O' Henry Bars.  These hold a special place in my little ol' childhood heart.  We didn't eat many sweets in our home but at church events or at school functions where there was punch and cookies after, I would search the cookie table for two treats;  pumpkin bars and O'Henry Bars!  It was like a mini Christmas.   I could never make these myself as a young little cook as we only had 1 'recipe box' of hand written index cards and 1 cookbook; a Fanny Farmer cookbook given to my Mother at a bridal shower in 1968.  It had neither recipe of course.

As an adult I'm thrilled for the availability of millions of recipes at our fingertips through cookbooks, magazines, websites, smart phone apps and more.  But even with all these fabulous recipes at my fingertips, my family's favorite, number one, all time 'bar' is O' Henry Bars.

This week I made them but I made 2 batches.  One regular, the way Grandma made them and a second, half batch in which I used natural sugar substitutes.  I used Ideal Brown Sugar and Just Like Sugar as it is what I had on hand.  We also have natural peanut butter on hand that is only 3 grams sugar and the chocolate chips I used were Hershey's Sugar Free.  They turned out wonderful!  Links will be available at the bottom of the post.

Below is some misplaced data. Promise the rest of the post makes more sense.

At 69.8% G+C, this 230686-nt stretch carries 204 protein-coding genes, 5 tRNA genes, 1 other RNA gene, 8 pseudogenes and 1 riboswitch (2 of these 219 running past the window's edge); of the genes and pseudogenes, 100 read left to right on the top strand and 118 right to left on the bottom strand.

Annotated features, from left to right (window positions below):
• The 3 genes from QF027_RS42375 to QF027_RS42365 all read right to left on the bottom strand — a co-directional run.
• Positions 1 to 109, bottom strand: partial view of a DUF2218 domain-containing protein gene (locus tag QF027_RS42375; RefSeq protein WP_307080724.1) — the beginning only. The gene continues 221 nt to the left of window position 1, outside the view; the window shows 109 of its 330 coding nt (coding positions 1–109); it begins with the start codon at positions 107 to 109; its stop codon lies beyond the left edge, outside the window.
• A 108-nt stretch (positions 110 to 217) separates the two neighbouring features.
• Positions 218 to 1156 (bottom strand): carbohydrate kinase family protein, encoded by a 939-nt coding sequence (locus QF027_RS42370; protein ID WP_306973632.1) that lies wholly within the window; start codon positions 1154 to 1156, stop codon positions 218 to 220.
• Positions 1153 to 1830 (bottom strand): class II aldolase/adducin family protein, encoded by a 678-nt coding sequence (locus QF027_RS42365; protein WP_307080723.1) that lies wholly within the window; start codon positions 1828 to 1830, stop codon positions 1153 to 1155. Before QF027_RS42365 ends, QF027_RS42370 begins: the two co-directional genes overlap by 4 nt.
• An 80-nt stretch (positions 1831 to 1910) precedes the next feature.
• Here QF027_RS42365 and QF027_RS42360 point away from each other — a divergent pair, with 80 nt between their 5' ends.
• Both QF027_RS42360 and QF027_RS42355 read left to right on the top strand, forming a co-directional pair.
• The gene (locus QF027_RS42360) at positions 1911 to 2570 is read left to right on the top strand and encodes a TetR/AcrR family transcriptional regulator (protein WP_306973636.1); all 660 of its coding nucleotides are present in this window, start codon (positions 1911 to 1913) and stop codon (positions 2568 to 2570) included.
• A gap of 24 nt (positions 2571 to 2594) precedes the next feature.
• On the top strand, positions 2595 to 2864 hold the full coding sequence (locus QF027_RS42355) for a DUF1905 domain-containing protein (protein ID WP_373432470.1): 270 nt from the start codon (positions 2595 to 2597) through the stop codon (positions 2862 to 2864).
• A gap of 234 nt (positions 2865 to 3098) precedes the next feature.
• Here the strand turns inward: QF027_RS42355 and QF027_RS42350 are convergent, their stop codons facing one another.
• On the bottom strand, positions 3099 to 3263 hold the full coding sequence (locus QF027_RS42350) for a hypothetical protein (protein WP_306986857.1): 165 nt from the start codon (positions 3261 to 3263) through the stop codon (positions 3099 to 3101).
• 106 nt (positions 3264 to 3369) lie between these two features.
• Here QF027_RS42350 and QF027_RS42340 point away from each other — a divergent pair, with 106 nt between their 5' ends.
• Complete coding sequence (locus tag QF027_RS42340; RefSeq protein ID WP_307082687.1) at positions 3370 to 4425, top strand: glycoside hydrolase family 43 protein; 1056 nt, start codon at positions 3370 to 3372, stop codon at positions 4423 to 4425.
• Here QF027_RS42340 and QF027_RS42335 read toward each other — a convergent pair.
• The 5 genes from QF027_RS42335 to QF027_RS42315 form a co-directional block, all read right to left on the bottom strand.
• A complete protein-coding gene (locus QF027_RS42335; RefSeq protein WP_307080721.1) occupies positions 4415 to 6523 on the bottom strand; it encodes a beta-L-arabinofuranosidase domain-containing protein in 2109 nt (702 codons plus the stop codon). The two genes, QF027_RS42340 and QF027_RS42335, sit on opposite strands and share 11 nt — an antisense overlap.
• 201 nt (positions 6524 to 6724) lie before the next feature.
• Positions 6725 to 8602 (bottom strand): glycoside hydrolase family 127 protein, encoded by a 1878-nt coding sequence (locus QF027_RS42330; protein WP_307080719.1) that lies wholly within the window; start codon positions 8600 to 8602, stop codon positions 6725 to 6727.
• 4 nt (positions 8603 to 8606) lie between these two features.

O' Henry Bars

2/3 c butter, soft but not melted
1 c brown sugar or Brown Sweetener:  by Just Like Sugar

4 c oatmeal
1/2 c corn syrup or sugar substitute w/ just enough water to make it thick
2 t vanilla
pinch salt
1 c chocolate chips or sugar free chocolate chips
2/3 c peanut butter

Mix the soft butter with the brown sugar with a spoon.  When incorporated, add the oatmeal, corn syrup, vanilla and salt.  Press into a lightly sprayed or greased baking pan of your choice.  9X13 is a great size.  Bake at 350 degrees for 15 minutes (less for a really dark pan).  Cool.  Melt chocolate chips and peanut butter.  Spread on bars.  Chill or let set until the chocolate sets up.  I like to store in the refrigerator to keep the chocolate nice and firm as we currently live in the deep (hot and humid) South! 

You might be interested in some of the products I used to make the bars in the photo above;

***NOTE:  Ideal stopped making their brown sugar version (which is sad because it was the BEST brown sugar version on the market.  Try this one instead:  Brown Sweetener:  by Just Like Sugar